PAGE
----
Green Movement Failed Despite Leadership
Mir Hosein Mousavi, the reformist rival of then incumbent hardline President Mahmoud Ahmadinejad, led the widespread peaceful protests against the results of the presidential election in June 2009. Following the release of the presidential election results, people took to the streets chanting “Where is my vote?” and claiming that Mousavi had won the election while Ahmadinejad was proclaimed as the winning candidate. The protests continued until 2010 by its proponents and were titled the Iranian Green Movement, reflecting Mousavi’s campaign theme.
Mousavi and his wife, Zahra Rahnavard, along with Mehdi Karoubi, another opposition figure, have been under house arrest after they urged their supporters in February 2011 to organize demonstrations in support of the uprising.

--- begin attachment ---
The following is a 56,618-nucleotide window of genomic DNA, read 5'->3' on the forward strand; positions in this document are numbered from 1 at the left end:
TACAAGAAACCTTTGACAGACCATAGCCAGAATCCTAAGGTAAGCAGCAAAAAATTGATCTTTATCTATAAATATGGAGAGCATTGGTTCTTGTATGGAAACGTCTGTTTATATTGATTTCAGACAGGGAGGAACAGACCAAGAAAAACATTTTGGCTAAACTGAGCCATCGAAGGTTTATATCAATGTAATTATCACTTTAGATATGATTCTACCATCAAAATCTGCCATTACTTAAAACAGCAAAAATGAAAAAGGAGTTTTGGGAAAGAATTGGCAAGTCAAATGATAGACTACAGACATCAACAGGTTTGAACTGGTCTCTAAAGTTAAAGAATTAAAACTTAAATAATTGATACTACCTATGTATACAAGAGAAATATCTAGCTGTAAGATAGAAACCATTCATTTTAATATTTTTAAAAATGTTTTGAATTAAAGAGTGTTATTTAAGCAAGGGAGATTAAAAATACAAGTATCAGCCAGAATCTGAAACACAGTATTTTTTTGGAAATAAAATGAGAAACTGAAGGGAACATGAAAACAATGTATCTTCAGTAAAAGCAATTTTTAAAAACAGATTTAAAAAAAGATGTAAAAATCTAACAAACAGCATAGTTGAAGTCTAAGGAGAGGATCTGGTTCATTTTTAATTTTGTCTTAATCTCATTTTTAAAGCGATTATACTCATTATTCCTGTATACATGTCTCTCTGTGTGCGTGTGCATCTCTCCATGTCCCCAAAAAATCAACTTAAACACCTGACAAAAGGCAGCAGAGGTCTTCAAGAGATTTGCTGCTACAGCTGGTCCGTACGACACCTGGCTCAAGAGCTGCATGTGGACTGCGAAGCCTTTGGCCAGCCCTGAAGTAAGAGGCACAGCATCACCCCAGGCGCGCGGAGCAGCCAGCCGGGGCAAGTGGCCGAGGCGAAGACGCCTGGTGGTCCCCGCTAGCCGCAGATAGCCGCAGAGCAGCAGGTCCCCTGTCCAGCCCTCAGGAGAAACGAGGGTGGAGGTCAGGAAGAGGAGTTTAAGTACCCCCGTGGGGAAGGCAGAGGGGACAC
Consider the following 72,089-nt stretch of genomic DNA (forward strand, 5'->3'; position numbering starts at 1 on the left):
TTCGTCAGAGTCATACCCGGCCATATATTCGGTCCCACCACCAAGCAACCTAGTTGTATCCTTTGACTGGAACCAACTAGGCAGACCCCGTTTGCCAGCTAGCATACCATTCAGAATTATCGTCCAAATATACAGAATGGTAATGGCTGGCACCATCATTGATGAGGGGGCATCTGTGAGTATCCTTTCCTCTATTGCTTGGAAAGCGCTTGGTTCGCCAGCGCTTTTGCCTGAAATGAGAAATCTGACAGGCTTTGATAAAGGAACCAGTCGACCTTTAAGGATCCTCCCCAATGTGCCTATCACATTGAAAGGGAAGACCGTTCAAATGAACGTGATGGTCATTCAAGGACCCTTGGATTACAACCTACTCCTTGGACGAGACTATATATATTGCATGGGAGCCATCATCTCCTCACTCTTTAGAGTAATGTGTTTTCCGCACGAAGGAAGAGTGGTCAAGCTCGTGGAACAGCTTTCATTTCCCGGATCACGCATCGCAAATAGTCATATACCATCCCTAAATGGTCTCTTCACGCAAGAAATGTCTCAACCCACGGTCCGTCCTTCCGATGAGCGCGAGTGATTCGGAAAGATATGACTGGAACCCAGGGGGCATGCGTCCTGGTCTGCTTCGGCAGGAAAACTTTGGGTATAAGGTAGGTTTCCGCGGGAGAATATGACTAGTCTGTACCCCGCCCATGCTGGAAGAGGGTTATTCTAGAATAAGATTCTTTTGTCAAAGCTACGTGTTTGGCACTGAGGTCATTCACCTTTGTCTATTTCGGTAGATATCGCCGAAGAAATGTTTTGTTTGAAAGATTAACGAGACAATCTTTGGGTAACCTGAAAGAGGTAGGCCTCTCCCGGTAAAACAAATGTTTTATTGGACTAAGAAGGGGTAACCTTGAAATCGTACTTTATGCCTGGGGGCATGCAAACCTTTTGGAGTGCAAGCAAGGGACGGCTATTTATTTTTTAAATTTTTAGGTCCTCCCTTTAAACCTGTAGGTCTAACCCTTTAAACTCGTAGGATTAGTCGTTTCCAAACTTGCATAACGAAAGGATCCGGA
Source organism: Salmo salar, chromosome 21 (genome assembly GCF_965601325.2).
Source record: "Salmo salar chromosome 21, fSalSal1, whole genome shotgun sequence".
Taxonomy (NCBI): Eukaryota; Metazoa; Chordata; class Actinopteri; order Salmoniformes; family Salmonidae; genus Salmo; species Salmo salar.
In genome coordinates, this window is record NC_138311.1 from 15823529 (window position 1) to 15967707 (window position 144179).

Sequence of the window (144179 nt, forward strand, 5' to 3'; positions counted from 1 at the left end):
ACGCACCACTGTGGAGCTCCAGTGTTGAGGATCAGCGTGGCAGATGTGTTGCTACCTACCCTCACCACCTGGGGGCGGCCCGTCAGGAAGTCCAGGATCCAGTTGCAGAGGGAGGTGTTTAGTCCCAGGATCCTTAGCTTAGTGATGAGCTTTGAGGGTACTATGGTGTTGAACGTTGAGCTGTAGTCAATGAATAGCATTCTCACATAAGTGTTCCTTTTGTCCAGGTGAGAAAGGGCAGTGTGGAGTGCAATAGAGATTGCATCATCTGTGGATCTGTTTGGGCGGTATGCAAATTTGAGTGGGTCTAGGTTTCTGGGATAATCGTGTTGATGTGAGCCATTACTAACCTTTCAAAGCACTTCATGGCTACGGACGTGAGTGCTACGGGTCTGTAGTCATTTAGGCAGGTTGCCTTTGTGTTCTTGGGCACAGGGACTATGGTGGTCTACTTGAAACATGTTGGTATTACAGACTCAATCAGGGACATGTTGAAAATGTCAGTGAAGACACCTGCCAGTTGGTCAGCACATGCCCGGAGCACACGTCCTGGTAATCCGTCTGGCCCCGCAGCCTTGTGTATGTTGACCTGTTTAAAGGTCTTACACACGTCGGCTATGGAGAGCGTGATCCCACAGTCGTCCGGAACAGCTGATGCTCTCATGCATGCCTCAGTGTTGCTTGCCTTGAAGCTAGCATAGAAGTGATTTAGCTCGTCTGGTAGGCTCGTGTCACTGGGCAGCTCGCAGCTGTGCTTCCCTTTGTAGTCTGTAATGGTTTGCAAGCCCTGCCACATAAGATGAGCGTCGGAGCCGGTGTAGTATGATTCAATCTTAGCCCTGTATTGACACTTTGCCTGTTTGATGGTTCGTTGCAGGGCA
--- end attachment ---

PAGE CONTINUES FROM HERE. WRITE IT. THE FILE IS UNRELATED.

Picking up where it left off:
The house arrest of Mousavi and the elimination of him from the political arena pushed the protests to margins, and according to some, put an end to the people’s will to overthrow the regime.
Uprising in Sri Lanka, Victory Without Leadership
Unlike the current protests in Iran that seek to overthrow the totalitarian Islamic Republic regime, the 2022 protesters in Sri Lanka chanting “Go home Gota!” and “Go home Rajapaksas!” demanded the resignation of former President Gotabaya Rajapaksa and key officials from the Rajapaksa family. The government was criticized for mismanaging the Sri Lankan economy resulting in subsequent economic crisis, severe inflation, and shortage of essential goods.